Hello, and welcome to this Earth Imaging themed GeoSpatial Stream. I’m your host, Todd Danielson, and today’s Lead Sponsor is Exelis Visual Information Solutions.
Today’s Top Story is the Rosetta Mission. Yes, it’s a little beyond our own planet right now, but the entire project will have lasting effects on Earth imaging and science.
In case you missed it, the Rosetta spacecraft was launched in 2004 and has orbited the sun three times, using gravity as a slingshot, to travel about 6.4 billion kilometers. It’s now about 450 million kilometers from Earth, one of many records the mission has set.
In August 2014, it encountered its target, a comet known as 67p, and in November 2014, it landed on the comet, took some amazing pictures, and sent back some valuable measurements that scientists hope can unlock the secrets of comets and possibly the creation of Earth and even life itself. That’s a pretty serious endeavor.
The satellite’s comet lander experienced some technical problems when it landed under very difficult conditions, and it’s unsure how much more data scientists will receive, if any. Regardless, this is one space mission worth honoring, and the Space Foundation will soon do just that and present the Rosetta Comet Exploration Team, led by the European Space Agency, with the 2015 John L. “Jack” Swigert Jr. Award for Space Exploration. Well deserved.
That was today’s Top Story. I’ll be back with more news after this brief message.
Robotic arms installed the Cloud-Aerosol Transport System (CATS) laser instrument aboard the International Space Station on January 22nd, 2015. The instrument will measure clouds as well as the location and distribution of pollution, mineral dust, smoke and other particles in the atmosphere.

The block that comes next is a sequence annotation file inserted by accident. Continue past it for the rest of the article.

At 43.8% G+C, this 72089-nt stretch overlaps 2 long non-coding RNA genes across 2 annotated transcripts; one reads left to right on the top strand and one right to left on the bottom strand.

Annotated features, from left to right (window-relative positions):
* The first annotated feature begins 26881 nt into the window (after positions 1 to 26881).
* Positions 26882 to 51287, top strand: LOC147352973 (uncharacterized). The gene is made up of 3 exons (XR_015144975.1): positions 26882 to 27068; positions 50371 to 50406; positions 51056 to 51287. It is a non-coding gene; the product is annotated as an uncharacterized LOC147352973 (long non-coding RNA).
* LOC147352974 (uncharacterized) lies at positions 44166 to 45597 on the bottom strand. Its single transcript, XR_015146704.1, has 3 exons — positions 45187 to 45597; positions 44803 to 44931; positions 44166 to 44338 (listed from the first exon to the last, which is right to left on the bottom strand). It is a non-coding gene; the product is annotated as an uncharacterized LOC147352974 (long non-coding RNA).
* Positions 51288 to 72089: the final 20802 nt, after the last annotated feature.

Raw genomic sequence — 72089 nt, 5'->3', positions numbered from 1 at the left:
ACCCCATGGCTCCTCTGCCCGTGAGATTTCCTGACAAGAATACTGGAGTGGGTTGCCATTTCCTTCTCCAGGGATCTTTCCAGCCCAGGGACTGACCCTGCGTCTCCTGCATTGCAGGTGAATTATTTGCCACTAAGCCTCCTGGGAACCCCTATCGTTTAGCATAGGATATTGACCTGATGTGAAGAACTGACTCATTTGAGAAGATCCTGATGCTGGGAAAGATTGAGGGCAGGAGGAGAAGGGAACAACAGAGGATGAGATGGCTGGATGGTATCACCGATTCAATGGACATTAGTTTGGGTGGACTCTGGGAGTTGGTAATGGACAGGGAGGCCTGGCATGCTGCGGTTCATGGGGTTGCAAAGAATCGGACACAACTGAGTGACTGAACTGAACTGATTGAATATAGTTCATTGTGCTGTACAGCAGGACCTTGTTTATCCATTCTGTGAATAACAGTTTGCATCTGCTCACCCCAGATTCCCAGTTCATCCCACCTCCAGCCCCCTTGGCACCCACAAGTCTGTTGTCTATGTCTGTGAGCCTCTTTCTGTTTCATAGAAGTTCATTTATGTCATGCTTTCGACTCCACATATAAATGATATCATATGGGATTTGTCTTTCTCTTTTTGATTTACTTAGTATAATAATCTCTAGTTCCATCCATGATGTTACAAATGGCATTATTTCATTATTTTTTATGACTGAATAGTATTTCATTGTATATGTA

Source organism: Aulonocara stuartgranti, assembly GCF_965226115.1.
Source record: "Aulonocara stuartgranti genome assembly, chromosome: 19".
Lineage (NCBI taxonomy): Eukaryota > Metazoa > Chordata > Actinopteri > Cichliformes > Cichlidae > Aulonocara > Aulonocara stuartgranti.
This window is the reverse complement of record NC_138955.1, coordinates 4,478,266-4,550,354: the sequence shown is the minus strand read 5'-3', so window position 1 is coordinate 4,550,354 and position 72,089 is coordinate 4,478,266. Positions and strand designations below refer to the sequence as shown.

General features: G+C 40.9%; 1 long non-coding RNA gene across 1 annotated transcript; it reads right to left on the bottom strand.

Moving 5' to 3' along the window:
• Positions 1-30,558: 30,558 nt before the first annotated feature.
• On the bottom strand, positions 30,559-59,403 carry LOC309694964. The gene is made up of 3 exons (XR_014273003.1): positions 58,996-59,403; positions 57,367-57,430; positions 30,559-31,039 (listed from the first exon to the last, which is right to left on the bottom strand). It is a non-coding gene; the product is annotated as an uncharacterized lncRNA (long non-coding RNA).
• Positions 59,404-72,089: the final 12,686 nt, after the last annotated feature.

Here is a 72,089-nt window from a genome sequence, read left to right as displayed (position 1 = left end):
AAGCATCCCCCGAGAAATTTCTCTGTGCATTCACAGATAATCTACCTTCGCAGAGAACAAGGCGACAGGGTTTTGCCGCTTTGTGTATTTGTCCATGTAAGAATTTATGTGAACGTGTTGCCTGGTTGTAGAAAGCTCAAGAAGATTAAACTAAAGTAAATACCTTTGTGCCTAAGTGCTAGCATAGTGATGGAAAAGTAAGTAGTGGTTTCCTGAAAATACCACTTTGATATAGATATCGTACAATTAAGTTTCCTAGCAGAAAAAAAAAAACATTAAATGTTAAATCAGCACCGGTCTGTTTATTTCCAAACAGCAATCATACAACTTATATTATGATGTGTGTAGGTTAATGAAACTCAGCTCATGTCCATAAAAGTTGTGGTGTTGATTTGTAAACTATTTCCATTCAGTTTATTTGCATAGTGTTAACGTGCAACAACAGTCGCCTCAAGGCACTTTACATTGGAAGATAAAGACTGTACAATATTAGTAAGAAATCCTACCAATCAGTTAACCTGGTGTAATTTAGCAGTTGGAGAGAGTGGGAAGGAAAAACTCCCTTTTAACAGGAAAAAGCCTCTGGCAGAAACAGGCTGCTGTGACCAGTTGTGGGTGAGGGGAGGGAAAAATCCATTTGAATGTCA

An 80-hour flight for Aurora Sciences’ Orion unmanned aircraft system has been submitted for review as an endurance record, more than doubling the previous record of 30.5 hours set in 2001.
And DigitalGlobe’s QuickBird satellite, after 13 years of service, ended its mission and de-orbited as planned, entering Earth’s atmosphere above the Atlantic Ocean on January 27th, 2015.
In other industry headlines, Scene Sharp Technologies received $500,000 in investment from the government of Canada to convert the Scene Sharp Fuze Go image-fusion software from standard desktop software to cloud-based and software-as-a-service product offerings. Visit this Web site and check out this really cool product video (made by me …).
Sokkia introduced its latest GNSS integrated receiver, the GCX2, which uses 226 channels to constantly track any currently available satellite signals.
The National Geospatial-Intelligence Agency awarded BAE Systems a five-year, $43 million dollar contract to provide mission-essential training and instructional support to NGA analysts and intelligence officers.
And Google Earth Pro is now free. The upgrade adds access to demographic, parcel and traffic data, as well as such tools as the ability to measure 3-D buildings.
And now for today’s Final Thought.
I admit I knew little about the Rosetta mission before researching this episode, but I found it absolutely fascinating as I dug deeper. The records that were broken; the ambition to land a spaceship on a comet moving at speeds up to 55,000 kilometers per hour; the physical calculations to use the sun, Earth and Mars as gravitational slingshots to cover the massive distances—it’s truly amazing.
I read many articles, looked at dozens of graphics and watched several videos. I couldn’t get enough, really. Several of those graphics are in this episode, and I posted some of the videos to GeoSpatial Stream. I hope you find them as interesting as I did.
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I’m Todd Danielson, and this … was your GeoSpatial Stream.